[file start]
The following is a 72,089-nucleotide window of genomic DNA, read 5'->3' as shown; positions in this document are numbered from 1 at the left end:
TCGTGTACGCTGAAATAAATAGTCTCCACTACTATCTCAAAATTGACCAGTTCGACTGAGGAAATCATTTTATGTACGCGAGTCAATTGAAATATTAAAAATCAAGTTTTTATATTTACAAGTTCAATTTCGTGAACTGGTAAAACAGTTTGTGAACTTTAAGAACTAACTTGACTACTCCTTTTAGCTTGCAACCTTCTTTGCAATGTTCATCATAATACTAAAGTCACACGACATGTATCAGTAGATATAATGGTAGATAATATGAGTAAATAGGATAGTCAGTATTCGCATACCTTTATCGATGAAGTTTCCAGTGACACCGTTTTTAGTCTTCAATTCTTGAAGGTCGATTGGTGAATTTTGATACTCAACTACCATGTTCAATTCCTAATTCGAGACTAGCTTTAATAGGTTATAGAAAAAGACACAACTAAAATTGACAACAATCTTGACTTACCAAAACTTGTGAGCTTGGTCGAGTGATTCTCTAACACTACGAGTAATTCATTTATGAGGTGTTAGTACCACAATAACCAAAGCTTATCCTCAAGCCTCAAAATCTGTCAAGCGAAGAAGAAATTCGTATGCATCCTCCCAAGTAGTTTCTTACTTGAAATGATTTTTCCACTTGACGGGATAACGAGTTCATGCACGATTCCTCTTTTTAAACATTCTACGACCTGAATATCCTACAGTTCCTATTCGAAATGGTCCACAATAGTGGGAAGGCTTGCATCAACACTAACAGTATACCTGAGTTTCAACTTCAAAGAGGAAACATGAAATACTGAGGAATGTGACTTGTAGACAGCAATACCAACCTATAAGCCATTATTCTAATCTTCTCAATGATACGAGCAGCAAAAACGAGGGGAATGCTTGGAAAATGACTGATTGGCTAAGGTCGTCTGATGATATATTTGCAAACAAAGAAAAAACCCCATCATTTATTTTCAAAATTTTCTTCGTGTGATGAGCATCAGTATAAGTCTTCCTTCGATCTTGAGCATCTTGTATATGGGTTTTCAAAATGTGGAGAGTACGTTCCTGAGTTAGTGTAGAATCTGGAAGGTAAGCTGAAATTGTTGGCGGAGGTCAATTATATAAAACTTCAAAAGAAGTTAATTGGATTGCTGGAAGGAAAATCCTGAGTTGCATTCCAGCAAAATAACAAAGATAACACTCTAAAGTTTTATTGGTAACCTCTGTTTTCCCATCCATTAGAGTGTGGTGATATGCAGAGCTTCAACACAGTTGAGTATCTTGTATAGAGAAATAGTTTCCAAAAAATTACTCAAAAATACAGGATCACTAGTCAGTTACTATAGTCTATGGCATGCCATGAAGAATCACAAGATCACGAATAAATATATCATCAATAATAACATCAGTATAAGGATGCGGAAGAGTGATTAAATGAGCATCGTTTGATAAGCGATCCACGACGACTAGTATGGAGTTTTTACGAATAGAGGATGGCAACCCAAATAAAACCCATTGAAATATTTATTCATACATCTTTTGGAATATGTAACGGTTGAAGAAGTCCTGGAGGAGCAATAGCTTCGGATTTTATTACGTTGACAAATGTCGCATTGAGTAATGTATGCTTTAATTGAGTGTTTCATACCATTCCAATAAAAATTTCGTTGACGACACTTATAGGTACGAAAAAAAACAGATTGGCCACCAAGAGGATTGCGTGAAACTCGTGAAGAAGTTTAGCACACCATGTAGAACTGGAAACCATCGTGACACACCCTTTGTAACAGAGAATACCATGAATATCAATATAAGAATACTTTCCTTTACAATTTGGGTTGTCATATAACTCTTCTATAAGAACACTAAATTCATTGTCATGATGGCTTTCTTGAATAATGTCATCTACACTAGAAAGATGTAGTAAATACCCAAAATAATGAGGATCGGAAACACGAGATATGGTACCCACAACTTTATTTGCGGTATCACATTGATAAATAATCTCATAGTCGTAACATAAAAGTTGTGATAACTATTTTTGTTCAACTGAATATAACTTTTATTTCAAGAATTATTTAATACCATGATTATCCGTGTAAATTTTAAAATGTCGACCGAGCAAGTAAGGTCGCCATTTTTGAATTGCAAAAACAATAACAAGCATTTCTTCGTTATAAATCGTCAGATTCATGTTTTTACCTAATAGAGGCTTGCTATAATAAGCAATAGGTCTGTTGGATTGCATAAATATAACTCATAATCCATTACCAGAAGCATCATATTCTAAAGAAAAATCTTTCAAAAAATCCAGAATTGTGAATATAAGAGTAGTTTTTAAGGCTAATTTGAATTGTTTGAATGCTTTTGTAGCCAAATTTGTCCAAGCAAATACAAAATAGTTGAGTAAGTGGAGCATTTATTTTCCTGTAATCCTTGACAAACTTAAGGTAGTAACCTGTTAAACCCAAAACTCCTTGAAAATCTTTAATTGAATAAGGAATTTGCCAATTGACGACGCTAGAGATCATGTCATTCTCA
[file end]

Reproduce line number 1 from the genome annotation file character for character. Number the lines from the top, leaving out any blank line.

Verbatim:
The following is a 72,089-nucleotide window of genomic DNA, read 5'->3' as shown; positions in this document are numbered from 1 at the left end: